And then there is the Texas / NM model that we may get to test in a few months.
Posted by: karl | Jan 28, 2009 6:51:09 PM
One interesting note is that Virginia, while the second-busiest state execution-wise over the last thirty years, doesn't actually sentence people to death very often any more. In fact, I think it's down to about one a year. That probably will limit the usefulness of any study.
Posted by: dm | Jan 28, 2009 11:35:37 PM
The most obvious limitation of any comparision between Maryland and Virginia will be the degree of urbanization - Maryland has a much more urbanized population than Virginia. What makes the big difference about that in the death penalty context of that is that many (probably the vast majority) of the death sentences in Virginia are actually from the rural areas (Southside Virginia along the Virginia/NC Border, southwestern Virginia, the Shenandoah Valley). One reason for that is that a lot of the rural county/city prosecutors always pursue the death penalty in cases where it is available is because part of the funding formula used by the General Assembly is the number of death penalty cases brought - thus, bringing a death penalty case to trial (even if it results in a LWOP sentence - it may even count if settled by plea bargain before hand) will get more funding. I also have a theory that the Commonwealth is more willing to take charges to trial in the smaller jurisdictions because often the CA's offices are often overstaffed and they have pretty low workloads mainly comprised of routine fare like "Driving While Suspended" or simple assaults (really, there are some counties where being an Assistant Commonwealth's Attorney is a really sweet job if you can stand the boredom). The larger, richer jurisdictions bring much fewer death penalty cases - since they have richer jurisdictions, their prosecutors are less dependent on state funding due to local matches (Arlington County, for example pays their Commonwealth's Attorneys at least $25,000 above the normal state rate). They also have many more cases.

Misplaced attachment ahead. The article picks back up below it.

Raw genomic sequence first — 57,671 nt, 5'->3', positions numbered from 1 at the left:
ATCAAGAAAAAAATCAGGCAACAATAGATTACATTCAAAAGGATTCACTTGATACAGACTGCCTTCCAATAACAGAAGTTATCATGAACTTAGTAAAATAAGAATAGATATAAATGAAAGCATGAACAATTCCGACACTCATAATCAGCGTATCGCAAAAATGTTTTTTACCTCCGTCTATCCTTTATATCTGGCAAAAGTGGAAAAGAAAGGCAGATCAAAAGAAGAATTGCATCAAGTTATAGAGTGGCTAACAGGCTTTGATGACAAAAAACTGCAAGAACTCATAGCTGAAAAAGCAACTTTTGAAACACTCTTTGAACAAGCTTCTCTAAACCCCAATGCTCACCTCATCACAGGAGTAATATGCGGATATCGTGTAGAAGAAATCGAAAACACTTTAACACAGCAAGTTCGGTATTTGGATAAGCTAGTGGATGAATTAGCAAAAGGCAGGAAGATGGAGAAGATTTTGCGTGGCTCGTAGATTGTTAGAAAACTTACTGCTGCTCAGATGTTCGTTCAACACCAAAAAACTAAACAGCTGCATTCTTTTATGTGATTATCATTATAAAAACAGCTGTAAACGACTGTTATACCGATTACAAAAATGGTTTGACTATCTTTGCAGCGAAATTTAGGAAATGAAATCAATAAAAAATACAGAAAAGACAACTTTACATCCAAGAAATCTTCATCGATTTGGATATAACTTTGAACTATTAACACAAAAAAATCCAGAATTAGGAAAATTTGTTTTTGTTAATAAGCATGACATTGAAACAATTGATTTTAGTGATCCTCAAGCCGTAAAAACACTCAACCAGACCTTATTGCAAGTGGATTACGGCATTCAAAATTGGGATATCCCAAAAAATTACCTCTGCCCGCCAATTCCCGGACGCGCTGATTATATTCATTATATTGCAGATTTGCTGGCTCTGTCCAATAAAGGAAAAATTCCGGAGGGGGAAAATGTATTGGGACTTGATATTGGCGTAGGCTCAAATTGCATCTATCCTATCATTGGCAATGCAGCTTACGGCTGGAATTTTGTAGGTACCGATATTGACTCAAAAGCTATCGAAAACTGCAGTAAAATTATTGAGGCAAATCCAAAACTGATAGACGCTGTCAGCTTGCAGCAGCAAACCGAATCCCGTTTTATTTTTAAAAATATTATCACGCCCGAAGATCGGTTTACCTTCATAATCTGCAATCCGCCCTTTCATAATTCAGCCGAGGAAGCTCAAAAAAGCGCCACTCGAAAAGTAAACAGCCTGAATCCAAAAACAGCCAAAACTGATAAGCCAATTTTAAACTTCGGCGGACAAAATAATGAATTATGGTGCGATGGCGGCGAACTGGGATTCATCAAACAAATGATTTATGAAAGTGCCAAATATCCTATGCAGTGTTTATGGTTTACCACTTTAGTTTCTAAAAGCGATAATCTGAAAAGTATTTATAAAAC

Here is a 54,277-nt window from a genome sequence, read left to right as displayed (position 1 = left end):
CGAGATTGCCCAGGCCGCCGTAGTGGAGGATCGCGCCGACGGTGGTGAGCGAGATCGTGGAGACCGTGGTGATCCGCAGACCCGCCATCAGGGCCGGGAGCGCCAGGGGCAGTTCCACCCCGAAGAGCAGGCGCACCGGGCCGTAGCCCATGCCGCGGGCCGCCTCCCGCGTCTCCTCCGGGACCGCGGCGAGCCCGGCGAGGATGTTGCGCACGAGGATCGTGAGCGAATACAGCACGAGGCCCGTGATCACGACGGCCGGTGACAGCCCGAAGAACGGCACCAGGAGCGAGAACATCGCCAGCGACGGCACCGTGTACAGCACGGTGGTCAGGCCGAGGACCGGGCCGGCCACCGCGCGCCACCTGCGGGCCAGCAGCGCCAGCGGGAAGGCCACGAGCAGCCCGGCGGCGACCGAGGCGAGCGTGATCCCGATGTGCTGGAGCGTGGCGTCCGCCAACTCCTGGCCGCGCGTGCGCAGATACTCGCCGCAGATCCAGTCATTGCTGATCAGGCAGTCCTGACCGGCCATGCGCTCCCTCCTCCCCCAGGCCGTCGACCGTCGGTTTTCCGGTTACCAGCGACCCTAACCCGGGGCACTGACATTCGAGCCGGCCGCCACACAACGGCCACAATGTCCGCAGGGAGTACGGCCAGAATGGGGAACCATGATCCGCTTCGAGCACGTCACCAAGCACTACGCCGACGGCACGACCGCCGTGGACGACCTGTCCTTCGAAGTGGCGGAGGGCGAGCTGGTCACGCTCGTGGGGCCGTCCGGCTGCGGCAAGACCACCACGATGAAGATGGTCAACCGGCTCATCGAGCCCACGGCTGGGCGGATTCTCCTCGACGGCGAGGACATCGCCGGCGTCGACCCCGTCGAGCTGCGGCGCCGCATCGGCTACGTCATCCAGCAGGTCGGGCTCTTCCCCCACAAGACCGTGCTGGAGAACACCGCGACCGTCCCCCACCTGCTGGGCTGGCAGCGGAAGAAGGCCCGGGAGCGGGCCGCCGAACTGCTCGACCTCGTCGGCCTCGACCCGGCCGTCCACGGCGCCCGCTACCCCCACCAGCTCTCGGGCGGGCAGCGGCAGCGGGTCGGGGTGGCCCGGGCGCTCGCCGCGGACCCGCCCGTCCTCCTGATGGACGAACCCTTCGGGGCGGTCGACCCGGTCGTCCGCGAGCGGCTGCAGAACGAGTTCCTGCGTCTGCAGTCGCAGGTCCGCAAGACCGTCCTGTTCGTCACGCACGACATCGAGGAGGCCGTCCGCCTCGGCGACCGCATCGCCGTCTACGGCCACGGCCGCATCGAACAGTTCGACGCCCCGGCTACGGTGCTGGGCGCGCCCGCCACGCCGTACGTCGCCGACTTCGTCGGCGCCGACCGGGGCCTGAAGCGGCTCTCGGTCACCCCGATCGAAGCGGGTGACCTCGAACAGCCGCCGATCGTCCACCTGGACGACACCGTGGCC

I don't know what type of funding system Maryland uses - but they have much fewer poor, rural counties than Virginia. I think that with the notable exception of Harris County, Texas, no one disputes that urban jurisdictions are much less likely to use the death penalty than rural ones - for a variety of factors.
Both Maryland and Virginia are unique states. Maryland is classified as a Southern state by the Census bureau, but in actuality, its much closer to a state like Massachusetts or Connecticut demograpically. Virginia manages somehow to emcompass both some of the richest areas in the US as well as some of the poorest.
Actually, Virginia west of the Blue Ridge and West Virginia are pretty similar demographically and would be a much closer comparison of a similar death penalty and non-death penalty jurisdiction.
Posted by: Zack | Jan 29, 2009 10:39:58 AM